9 February 2007

EBD defined

I find to my surprise that I’ve not posted here before about EBD. So, here goes…

Over the years I’ve noticed that people who are exposed to Emacs for an extended period of time become unable to use other software. I don’t just mean that they refuse to use other text editors; I mean that they cannot tolerate any non-Emacs interface for any task.

They read news in Emacs. They read their e-mail in Emacs. They can’t use a simple pager to page through their manual pages; they use Emacs, and insist on rewriting man pages as info documents. They use Emacs to assemble and play MP3 playlists. They can’t even use a web browser; they read the web using Emacs w3-mode.

Try to get them to use another piece of software, any piece of software, and you’ll be treated to a lecture on how it isn’t like Emacs, and Emacs is much better.

I call this curious affliction Emacs Brain Damage. It’s a stiffening of the brain cells, an inflexibility of thought caused by excessive Emacs use.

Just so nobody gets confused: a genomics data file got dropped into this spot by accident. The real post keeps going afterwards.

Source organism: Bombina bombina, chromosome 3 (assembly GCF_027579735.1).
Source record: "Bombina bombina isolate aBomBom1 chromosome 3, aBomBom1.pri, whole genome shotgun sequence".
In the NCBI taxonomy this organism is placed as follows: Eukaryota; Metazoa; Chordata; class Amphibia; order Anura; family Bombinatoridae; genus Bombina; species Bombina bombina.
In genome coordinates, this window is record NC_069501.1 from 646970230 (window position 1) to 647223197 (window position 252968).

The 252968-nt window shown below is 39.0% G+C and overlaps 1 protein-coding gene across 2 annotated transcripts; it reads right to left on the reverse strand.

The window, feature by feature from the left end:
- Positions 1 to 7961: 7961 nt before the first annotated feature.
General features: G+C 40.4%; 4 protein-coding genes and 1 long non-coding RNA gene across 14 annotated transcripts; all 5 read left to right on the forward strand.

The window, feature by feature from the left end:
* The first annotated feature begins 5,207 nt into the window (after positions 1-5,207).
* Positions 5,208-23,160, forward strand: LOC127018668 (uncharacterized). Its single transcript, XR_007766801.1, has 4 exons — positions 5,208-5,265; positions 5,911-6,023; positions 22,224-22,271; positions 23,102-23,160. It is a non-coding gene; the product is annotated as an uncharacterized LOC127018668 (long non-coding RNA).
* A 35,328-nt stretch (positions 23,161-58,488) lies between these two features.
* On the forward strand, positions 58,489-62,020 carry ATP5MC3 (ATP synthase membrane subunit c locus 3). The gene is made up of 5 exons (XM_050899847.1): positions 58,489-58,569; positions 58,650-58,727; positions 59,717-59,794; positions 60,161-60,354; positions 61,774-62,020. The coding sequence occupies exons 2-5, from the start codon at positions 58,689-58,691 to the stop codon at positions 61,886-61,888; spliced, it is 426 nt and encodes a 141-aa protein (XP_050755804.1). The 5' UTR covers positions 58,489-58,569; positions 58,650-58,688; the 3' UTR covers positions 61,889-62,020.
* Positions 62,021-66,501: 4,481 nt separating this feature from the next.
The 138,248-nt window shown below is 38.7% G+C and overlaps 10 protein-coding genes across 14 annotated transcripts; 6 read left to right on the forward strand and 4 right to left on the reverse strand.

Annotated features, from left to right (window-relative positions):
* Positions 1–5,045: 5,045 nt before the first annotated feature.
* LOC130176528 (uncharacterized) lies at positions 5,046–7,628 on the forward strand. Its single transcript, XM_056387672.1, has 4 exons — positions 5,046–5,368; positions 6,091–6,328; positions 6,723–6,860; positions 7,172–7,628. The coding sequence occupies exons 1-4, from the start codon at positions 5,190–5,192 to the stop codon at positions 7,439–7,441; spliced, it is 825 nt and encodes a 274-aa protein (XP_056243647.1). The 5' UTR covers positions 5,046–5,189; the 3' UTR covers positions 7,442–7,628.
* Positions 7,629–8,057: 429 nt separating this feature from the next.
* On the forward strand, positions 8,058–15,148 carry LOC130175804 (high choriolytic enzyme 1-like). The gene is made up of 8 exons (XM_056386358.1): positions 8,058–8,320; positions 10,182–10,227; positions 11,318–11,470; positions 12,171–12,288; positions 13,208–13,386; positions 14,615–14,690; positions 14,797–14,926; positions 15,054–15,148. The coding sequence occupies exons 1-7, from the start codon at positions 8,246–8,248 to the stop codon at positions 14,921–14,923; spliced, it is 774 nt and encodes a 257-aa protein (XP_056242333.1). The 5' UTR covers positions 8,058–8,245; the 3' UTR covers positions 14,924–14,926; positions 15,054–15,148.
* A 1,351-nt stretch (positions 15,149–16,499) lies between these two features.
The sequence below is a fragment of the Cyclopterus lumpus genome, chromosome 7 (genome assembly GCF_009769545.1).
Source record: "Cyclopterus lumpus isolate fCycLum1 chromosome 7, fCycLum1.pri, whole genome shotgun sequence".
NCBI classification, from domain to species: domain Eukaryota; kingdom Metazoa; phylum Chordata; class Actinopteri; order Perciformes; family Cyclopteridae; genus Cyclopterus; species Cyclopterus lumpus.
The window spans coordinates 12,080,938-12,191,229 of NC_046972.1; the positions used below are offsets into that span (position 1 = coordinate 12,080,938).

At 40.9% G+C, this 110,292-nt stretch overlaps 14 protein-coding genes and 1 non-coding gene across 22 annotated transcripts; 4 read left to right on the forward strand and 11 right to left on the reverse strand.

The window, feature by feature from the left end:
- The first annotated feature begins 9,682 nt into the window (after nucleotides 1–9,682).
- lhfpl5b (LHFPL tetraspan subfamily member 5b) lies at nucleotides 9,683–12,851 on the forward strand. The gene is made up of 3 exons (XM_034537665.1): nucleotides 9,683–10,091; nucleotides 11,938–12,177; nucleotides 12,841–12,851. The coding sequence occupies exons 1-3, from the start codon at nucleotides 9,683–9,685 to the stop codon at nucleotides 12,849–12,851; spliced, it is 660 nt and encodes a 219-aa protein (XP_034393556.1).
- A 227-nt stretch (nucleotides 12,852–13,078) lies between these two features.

Users of other text editors don’t seem to have the same problem. You don’t see vi users complaining that they can’t possibly read e-mail using mutt or pine. You don’t get BBEdit users refusing to touch iTunes. Eclipse developers don’t use it to read Slashdot.

EBD sufferers will often try to explain away their condition by claiming that the Emacs interface is simply the optimum way to interact with a computer, for all possible tasks. It’s not that they can’t use other software because they are inflexible; it’s because Emacs is simply a better interface than all other software.

I emphatically reject this rationalization for a very simple reason: when I first started using Unix, I used Emacs. I only switched to vi years later.

It’s also worth noting that the RSI sufferers I’ve encountered have almost all been heavy Emacs users. Famous Emacs hackers like jwz and RMS have suffered from RSI. Some Emacs users have written extensive notes on the technology they’ve had to use to enable them to continue to use Emacs. I think that demolishes the “Emacs is simply superior” argument quite nicely.

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